October 10, 2002 | Executive Memorandum on Russia
Senator Conrad Burns (R-MT), Representative Curt Weldon (R-PA), and other Members of Congress plan to introduce a concurrent resolution calling for further cooperation with the Russian Federation on energy development. They have a strong case. Among their concerns are over-dependence on oil from Saudi Arabia and imports from Iraq and other rogue states. Over 20 percent of America's foreign oil comes from the highly unstable Persian Gulf. Even before September 11, the United States faced the untenable possibility that some of these imports could be, in Senator Burns' words, "rogue oil"--that is, oil from countries that use the proceeds to support terrorism or to purchase or develop weapons of mass destruction.
U.S. consumers would be outraged to find out they could be financing al-Qaeda and other radical Islamist terrorist organizations every time they filled their gas tanks. U.S. oil imports should not in any way fund Islamic academies that provide pseudo-religious brainwashing and weapons training of youth for jihad (holy war) against Americans. Substantial supplies of oil are available from other countries and regions that do not sponsor terrorism, such as Russia, the Caspian Sea littoral states, Africa, and Latin America. The United States should gradually replace its oil imports from rogue regimes such as Iraq's with oil from these areas. Doing so would have the additional beneficial effect of undermining the power of the Organization of Petroleum Exporting Countries (OPEC) to dictate supply and prices in the oil market.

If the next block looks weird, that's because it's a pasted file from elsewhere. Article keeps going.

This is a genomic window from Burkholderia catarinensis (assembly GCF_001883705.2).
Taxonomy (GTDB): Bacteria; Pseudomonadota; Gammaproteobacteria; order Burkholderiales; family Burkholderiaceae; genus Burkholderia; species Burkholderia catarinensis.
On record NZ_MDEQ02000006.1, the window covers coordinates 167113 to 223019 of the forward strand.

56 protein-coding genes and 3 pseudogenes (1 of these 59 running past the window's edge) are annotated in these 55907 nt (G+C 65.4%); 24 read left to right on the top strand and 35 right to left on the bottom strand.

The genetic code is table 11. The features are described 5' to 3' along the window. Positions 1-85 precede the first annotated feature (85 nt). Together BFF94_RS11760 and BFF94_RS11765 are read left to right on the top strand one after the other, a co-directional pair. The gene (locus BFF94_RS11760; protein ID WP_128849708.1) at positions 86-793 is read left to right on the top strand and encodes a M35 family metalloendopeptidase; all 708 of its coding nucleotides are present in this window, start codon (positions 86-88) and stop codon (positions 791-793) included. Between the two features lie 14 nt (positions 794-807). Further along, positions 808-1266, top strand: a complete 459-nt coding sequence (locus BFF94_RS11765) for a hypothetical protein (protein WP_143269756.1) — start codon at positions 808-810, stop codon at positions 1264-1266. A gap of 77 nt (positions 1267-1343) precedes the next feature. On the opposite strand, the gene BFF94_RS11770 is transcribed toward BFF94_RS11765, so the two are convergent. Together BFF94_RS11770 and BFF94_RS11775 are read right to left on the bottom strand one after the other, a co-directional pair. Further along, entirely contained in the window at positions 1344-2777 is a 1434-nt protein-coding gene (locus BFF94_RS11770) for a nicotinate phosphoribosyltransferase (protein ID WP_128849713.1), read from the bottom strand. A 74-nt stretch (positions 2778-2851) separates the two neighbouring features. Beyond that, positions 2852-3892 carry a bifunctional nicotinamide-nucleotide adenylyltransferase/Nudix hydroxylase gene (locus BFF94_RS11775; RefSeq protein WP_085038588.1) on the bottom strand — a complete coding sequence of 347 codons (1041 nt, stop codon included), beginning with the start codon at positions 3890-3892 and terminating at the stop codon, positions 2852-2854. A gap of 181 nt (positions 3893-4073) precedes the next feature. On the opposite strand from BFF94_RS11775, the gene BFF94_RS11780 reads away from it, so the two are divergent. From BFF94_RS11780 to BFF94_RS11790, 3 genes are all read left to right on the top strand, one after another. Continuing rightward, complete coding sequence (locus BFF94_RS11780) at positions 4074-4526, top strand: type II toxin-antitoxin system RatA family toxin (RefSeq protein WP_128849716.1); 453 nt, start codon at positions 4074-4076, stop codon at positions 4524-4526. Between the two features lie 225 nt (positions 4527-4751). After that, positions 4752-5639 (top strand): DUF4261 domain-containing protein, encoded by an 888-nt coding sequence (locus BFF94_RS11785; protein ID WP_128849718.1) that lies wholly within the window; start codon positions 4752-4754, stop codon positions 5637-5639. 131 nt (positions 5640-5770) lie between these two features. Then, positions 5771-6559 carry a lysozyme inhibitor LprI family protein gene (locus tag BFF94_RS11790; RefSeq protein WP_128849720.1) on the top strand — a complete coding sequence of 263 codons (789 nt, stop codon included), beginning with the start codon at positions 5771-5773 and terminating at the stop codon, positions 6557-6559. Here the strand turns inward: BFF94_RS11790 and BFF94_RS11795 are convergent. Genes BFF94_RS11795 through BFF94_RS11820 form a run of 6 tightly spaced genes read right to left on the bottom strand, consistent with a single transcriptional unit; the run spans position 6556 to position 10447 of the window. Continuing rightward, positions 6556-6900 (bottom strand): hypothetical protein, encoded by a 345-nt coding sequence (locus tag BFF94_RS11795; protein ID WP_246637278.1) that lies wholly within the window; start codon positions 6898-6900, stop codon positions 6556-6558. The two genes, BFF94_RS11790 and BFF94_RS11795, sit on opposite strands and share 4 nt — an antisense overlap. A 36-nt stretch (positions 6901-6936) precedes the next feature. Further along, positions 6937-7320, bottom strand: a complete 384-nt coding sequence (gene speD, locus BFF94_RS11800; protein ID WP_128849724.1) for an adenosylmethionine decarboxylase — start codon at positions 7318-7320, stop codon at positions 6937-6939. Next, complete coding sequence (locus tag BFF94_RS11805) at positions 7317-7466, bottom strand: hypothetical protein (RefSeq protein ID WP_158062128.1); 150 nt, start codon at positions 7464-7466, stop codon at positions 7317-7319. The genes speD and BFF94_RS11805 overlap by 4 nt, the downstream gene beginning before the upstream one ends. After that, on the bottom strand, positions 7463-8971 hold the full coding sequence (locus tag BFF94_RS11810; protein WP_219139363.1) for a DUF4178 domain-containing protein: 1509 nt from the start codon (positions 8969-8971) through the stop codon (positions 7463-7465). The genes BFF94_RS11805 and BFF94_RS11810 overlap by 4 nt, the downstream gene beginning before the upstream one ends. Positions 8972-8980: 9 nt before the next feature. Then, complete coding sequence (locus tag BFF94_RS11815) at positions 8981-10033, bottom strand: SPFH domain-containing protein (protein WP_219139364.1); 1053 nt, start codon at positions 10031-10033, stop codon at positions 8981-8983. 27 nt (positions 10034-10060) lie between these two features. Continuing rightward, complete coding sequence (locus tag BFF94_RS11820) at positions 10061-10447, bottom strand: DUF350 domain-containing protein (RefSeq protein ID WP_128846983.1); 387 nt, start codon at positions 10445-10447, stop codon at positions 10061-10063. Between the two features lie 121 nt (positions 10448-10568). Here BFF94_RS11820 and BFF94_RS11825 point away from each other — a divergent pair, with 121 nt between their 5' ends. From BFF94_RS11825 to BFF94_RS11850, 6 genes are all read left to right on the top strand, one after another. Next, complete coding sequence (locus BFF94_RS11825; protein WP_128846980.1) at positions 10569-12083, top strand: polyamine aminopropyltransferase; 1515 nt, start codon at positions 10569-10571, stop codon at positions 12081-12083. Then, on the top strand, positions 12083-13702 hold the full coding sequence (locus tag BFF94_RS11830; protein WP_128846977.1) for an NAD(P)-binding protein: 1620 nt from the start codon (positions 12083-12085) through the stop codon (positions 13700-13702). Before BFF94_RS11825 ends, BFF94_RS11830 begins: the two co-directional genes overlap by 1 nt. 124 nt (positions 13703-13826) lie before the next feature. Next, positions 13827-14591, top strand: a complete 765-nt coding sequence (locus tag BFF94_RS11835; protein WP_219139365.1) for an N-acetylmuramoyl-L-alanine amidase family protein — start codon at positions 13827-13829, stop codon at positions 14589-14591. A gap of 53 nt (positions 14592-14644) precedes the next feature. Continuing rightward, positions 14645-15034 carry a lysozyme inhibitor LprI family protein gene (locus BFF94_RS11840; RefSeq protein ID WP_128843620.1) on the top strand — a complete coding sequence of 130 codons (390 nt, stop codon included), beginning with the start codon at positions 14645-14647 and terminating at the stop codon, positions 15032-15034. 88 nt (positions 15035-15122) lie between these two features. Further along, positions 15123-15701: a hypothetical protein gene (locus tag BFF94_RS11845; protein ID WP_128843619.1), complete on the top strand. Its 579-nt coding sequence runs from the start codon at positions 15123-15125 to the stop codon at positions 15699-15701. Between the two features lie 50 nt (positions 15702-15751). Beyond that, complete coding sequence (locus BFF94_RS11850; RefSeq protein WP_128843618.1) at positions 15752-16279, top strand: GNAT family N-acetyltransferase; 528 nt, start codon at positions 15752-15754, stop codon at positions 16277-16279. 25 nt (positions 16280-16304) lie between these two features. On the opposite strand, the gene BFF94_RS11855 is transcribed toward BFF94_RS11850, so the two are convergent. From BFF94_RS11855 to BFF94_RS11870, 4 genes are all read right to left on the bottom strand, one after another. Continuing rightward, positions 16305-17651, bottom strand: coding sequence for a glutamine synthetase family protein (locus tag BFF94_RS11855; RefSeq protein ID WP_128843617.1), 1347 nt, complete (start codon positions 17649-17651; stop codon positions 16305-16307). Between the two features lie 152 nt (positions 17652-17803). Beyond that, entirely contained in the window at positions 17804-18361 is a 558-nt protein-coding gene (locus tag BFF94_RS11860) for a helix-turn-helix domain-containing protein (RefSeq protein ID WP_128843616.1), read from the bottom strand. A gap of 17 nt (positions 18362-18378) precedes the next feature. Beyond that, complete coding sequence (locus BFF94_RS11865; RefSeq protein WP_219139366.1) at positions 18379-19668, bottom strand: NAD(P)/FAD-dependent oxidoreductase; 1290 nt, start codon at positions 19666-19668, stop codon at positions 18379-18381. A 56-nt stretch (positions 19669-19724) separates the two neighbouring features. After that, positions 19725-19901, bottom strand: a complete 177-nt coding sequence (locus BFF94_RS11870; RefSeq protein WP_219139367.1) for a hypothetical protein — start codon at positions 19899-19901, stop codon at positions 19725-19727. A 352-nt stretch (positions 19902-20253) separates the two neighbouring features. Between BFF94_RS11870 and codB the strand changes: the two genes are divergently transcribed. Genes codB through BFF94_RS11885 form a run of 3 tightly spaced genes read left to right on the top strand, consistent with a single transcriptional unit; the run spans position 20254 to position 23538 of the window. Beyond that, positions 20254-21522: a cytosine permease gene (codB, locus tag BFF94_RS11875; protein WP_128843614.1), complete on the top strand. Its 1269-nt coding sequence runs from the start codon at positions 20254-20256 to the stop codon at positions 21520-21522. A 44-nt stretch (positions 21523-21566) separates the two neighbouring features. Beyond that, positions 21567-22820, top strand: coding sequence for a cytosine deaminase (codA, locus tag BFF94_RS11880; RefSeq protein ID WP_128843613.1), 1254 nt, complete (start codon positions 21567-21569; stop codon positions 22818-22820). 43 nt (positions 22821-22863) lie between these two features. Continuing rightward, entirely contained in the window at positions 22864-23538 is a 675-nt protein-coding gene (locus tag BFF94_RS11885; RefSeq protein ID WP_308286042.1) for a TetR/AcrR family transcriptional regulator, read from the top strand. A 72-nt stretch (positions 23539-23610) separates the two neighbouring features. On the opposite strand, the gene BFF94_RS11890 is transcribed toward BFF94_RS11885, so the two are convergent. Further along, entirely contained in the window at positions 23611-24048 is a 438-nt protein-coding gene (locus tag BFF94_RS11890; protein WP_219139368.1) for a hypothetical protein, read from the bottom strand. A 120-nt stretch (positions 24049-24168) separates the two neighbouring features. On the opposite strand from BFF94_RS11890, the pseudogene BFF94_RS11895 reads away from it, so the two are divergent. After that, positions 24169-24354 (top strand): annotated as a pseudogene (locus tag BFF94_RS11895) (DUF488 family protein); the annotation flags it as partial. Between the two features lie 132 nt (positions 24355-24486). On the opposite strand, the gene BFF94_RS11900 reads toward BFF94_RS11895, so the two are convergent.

Congress should fully support U.S.-Russian cooperation on energy development. Significantly, members of both houses of the Russian parliament--the Duma and the Council of the Federation--are willing to vote simultaneously with their American colleagues to show their support for the concurrent resolution.
Cooperation with Russia. Russian President Vladimir Putin has supported the United States in the war against the Taliban and al-Qaeda, even overruling his own senior officials to allow U.S. troop deployment and logistical infrastructure in Georgia and Central Asia. Moreover, after September 11, 2001, Putin muted his country's objection to the U.S. abrogation of the 1972 Anti-Ballistic Missile (ABM) Treaty and NATO enlargement to include the former Soviet Baltic republics and the Warsaw Pact states of Bulgaria, Romania, and Slovakia. Such unprecedented actions have helped to bury the legacy of the Cold War.
Russia also has moved from a planned to a market economy. In the past decade, it has come a long way toward privatizing its economy in general and the energy sector in particular. Today, as its oil production and export levels grow, Russia is developing a capacity that would enable the United States to offset some of its Persian Gulf oil imports. Russian companies such as YUKOS and LUKoil have begun to sell their oil and gasoline to U.S. markets. However, Russia will need U.S. private-sector investment and government cooperation to develop its pipeline and port infrastructure to meet increased demands. In particular, Russia will seek U.S. private-sector and government assistance to:
Facilitating Energy Cooperation. On June 6, President George Bush granted market economy status to the Russian Federation, a step that will promote its adoption of market principles and assist in its integration into the world economy. But more needs to be done by the Administration and Congress. Any energy policy that the United States pursues vis-à-vis Russia should be in both countries' interests. In particular, as the proposed concurrent resolution suggests, the United States should:
Conclusion. The war on terrorism has dictated a vital strategic re-orientation of U.S. oil imports away from "rogue oil." As an important first step on the road to U.S. energy security, Congress should support a concurrent resolution that calls for expanding energy cooperation with Russia.
--Ariel Cohen, Ph.D., is Research Fellow in Russian and Eurasian Studies in the Kathryn and Shelby Cullom Davis Institute for International Studies at The Heritage Foundation.